Pikachu or Purkinje?

Northwest Noggin was ably represented at the Camas 4 Kids Health Fair in Camas, Washington this weekend by Joey Seuferling, the Noggin Resource Council member for hospital and health care outreach, who authored this post…

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It was a beautiful and brainy day at the Camas 4 Kids Health Fair where NW Noggin joined in to teach about neuroscience, psychology, and the compelling pull of pipe cleaner neurons…

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We had outreach volunteers Allie Clark and Jessica Patching-Bunch from Psychology at Portland State University, and Ben Yefimov from Neuroscience at Washington State University Vancouver participate.

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Noggin joined a crowd of community healthcare professionals, who spent the day educating kids about everything from dental care to podiatry.  We fielded sharp questions about the structure of neurons, and how they form the vast neural networks involved in perception, cognition, and memory consolidation. Amazing neuronal art was made with pipe cleaners!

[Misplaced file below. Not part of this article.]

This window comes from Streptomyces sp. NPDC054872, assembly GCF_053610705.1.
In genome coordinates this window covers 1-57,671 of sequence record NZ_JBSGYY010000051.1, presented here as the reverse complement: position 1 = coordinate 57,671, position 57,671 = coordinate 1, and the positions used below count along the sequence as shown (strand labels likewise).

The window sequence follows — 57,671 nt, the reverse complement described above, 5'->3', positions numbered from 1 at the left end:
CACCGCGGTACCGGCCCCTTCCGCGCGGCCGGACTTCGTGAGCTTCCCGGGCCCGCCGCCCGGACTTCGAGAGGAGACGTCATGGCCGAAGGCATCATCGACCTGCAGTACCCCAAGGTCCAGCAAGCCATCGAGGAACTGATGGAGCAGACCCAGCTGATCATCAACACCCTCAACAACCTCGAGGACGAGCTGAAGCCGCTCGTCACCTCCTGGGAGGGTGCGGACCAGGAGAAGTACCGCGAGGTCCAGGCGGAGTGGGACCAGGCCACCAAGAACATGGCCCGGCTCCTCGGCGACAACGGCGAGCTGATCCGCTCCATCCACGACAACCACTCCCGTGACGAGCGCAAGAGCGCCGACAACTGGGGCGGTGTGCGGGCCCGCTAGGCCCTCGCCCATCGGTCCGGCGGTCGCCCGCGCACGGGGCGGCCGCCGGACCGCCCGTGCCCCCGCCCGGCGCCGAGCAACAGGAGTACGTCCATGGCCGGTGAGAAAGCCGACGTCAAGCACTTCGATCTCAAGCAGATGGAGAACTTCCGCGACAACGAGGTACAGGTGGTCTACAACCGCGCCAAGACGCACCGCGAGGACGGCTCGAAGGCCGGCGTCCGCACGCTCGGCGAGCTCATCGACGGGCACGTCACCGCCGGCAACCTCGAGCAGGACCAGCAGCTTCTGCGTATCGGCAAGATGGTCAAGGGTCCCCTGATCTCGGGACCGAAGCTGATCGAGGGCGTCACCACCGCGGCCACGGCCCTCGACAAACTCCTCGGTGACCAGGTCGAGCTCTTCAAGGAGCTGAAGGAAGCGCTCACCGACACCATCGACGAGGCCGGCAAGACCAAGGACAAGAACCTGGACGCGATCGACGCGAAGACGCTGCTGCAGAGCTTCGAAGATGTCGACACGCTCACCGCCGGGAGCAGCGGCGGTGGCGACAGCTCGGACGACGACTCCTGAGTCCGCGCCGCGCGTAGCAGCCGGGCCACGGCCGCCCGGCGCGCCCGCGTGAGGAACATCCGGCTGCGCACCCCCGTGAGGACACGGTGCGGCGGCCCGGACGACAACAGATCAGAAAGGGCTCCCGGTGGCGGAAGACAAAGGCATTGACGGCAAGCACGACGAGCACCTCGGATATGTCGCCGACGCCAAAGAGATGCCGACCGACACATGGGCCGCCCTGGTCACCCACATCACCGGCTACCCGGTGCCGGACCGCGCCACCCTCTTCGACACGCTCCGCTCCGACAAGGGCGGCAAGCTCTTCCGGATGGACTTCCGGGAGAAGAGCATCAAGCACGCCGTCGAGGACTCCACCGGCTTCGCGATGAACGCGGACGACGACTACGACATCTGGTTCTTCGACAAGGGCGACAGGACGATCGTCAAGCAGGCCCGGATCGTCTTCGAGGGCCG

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As we crafted our cells, we talked about the huge diversity of neuron shape and size, from tiny granule cells to the astonishingly forest-like dendrites of Purkinje cells in the cerebellum…

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The outer folds of the brain provoked interesting questions for Noggin volunteers, and we explained the functions of various sulci and gyri in the densely packed cerebral cortex. Our Rhesus monkey brain gave us an opportunity to discuss the role of the brain to body ratio in determining the size of cortex, as specific cortical areas are devoted to mapping sensory input and motor output and necessarily reflect the size of specific animals…

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We had a neurosurgeon from OHSU visit our table, who was curious about NW Noggin outreach and how he and other surgeons might get involved..!

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Not the neurosurgeon!  However, the human brains we brought to Doc Harris Stadium definitely attracted interesting visitors, including Pikachu!  (Our Pokemon celebrity really wanted to hold a brain but we didn’t have any super-sized fingerless nitrile gloves with us this weekend…)

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Overall, the event was a fantastic opportunity to discuss the importance of art, research, and neuroscience in education!

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